Part 3 of 4. The first and second parts are below this post. This is not a feel-good story.
Chris and Bob elected to take the Navajo out over the waters of Lake Athabasca, where we could scud-run to within a few hundred feet above the lake and not have to worry about hitting power lines, etc. I knew this approach into Uranium City, we called it the "Beaverlodge 1" approach - fly west along the lakeshore until you came to an old settlement, then turn north and follow a small river which would bring you to the threshold of the runway in Uranium City. The runway at Uranium was on a ridge, and depending on how low over the lake you were, you might actually have to climb up to reach the elevation of the runway. This let you stay beneath the cloud instead of climbing up into the cloud and conducting an official instrument approach into the airport, which would often result in failure if the weather was poor. It wasn't necessarily legal, but it was effective.
We dropped down and flew toward the beaverlodge as the visibility grew worse. Daryl grew visibly more pale and when he squeezed my hands it was with less strength. We all told him to hang on, that the airport was only a few minutes away and he'd be in the hospital very quickly. He sat up a little, propping himself up with his arms. I told him to sit back and relax. He squeezed my hand, then looked at me and told me to tell Nicole that he loved her, and to tell his dad that he loved him. That really scared me - he was 3 years younger than I was and fit and strong: I had seen him carry hundred pound bags of luggage without breaking a sweat. I felt like some bundle of wiring deep inside my brain had begun to arc, filling everything with smoke and throwing hot sparks everywhere. I said he could do that in person himself, that he was going to be fine, but I think my voice had already started to crack a little. He said goodbye buddy, lay back down on the stretcher, and closed his eyes. He stopped squeezing my hands. The nurses stuck him with another huge needle and started to run more saline - he was up to 4 iv lines. They looked at me and I looked back at them and we were all helpless.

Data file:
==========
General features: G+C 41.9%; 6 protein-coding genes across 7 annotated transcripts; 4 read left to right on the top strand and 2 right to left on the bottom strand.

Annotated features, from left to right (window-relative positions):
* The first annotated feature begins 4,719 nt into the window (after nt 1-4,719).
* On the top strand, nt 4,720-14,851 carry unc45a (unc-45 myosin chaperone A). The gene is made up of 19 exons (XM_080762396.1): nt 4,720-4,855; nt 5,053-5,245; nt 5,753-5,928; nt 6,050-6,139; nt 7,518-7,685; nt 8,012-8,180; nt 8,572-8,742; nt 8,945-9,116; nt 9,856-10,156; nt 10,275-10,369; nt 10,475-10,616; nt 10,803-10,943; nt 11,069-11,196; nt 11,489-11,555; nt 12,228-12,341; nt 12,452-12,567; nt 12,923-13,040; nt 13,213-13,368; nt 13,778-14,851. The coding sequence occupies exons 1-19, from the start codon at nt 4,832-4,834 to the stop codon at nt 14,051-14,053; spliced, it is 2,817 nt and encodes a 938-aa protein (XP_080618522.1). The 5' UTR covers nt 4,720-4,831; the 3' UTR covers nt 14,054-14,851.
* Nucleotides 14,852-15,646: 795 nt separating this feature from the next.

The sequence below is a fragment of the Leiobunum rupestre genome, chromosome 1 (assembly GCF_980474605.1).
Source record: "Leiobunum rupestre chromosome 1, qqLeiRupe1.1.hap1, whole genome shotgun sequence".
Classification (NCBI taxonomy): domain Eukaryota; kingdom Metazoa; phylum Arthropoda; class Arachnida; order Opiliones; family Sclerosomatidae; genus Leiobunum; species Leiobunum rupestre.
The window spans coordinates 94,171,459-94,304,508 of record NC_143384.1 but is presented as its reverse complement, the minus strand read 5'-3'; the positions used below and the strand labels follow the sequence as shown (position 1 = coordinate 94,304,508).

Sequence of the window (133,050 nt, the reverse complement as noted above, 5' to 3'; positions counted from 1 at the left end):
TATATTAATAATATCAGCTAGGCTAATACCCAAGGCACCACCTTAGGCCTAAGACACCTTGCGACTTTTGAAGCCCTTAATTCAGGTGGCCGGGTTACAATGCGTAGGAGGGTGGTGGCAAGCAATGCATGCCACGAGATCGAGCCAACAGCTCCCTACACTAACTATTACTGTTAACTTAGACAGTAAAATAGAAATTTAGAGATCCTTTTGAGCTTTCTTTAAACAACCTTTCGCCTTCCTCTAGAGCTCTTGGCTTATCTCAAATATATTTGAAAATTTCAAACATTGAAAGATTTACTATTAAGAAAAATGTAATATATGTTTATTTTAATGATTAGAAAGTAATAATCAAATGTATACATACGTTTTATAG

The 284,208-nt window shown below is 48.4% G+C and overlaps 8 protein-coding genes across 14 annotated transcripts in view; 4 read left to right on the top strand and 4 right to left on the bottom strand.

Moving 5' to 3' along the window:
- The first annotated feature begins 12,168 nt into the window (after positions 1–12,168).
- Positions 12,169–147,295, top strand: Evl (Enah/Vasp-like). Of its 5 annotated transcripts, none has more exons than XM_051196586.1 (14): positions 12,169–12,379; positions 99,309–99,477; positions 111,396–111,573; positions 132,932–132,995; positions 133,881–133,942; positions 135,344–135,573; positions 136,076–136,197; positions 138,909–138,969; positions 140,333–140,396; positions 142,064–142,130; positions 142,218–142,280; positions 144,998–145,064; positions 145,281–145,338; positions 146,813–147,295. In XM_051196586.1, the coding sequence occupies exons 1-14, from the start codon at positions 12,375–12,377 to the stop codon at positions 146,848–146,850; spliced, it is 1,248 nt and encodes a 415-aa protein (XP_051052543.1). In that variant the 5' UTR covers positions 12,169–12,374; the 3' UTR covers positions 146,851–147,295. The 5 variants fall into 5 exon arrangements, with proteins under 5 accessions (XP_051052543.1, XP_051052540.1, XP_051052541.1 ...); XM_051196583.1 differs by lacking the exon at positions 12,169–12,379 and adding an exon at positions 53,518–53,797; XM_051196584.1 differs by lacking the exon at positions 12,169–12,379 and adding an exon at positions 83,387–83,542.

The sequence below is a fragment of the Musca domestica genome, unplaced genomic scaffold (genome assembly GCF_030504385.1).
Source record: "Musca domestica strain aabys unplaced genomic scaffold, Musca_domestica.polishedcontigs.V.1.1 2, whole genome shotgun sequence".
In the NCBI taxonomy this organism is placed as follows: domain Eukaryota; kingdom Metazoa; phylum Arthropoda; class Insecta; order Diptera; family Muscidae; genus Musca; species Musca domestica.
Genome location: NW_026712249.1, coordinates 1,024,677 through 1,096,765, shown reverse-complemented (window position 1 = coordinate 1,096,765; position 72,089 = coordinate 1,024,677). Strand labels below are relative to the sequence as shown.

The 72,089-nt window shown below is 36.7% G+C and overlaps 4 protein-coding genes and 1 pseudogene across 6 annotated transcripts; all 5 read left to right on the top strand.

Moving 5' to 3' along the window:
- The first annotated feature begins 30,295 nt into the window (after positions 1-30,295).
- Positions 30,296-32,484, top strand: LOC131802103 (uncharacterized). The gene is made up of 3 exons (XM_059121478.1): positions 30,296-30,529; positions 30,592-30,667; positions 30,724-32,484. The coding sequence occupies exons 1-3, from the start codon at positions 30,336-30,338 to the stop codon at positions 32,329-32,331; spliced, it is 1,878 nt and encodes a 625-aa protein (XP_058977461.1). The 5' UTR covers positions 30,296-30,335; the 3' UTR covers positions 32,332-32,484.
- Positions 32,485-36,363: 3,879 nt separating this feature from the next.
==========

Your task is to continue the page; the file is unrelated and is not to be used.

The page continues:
The Navajo was reached the beaverlodge and turned north, ducking most of the clouds, and popping through some low scud - we were just skimming the bottoms of the cloud layer and we were maybe 75 feet above the lake. One thing I'll say about Chris the captain - we had significant differences about a great many things but he was a masterful pilot and I trusted his hands and feet. The flaps lowered and the gear came down and we were mostly in cloud now, with the occasional sight of the river and trees beneath us.
Daryl's breath grew more shallow and his legs stopped shaking and his chest raised and lowered a few more times, almost imperceptibly, and then stopped. The nurses started CPR, with one pushing on Daryl's chest and the other one pumping a little facemask that pushed air into his lungs.
I heard Chris say "Yes!" up front, and I looked out in time to see us touch down on the runway. The clouds were in the trees but Chris had gotten us in. He had the plane from the runway to the main ramp in seconds, and the white hospital van was already waiting for us. We shut down and unloaded Daryl in only a few moments, with the nurses still pumping the mask over his face, and still pushing down hard on his chest while we carefully but quickly moved the stretcher into the back of the van. The doctor was inside the van and he asked the nurses for an update. They told him Daryl hadn't had a pulse for 5 minutes and that seemed to calm the doctor down. The nurses kept pumping and the doctor reached from inside the van to grab the back door and pull it shut. He saw me standing just outside the van and made eye contact for just a second before he closed the door. He shook his head and that's when I knew for sure.